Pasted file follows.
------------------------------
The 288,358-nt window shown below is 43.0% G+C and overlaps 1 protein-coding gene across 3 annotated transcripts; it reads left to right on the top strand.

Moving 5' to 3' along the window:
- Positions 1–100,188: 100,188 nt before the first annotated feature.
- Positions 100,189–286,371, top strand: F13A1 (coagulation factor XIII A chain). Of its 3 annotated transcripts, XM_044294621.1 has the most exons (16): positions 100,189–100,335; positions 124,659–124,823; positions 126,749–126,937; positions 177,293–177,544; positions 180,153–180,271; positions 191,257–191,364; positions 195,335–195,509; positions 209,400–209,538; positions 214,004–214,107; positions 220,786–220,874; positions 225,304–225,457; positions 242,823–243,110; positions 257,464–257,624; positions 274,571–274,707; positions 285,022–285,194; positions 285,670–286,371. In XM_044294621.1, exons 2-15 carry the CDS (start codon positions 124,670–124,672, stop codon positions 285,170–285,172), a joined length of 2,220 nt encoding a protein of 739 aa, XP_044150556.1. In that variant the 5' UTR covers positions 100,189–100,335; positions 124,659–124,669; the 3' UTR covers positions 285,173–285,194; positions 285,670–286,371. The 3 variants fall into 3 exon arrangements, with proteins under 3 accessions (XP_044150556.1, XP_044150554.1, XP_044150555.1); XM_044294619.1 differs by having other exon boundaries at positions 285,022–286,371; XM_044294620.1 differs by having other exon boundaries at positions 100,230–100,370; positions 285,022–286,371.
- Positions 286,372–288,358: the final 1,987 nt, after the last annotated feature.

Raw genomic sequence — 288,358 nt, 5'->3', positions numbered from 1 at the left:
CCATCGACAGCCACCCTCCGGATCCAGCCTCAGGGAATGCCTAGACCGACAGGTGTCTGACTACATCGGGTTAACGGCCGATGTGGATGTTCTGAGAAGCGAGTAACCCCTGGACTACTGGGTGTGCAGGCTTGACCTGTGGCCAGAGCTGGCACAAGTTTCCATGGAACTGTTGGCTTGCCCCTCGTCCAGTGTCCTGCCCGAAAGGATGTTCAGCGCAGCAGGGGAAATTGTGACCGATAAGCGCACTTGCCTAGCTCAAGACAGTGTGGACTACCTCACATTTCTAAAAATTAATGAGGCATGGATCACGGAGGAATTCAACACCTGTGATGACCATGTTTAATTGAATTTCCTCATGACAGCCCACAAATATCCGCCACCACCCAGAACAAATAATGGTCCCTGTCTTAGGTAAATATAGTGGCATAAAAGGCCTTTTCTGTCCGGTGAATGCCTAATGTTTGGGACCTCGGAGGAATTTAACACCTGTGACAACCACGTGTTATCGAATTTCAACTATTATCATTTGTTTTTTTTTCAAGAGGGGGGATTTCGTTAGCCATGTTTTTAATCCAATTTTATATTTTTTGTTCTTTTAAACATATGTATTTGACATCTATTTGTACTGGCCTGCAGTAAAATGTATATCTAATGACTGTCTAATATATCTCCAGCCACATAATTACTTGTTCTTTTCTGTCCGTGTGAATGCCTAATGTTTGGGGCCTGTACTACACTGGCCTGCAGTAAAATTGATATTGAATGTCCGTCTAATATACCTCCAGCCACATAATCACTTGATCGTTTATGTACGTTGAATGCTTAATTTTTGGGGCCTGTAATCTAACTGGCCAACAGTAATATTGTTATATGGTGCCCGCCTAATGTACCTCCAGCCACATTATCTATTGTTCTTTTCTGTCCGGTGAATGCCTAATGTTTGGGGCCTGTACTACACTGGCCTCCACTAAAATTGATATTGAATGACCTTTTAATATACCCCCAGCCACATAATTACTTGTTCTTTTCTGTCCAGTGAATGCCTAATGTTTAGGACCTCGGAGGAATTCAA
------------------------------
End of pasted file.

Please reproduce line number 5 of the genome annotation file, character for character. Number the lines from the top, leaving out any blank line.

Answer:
- Positions 286,372–288,358: the final 1,987 nt, after the last annotated feature.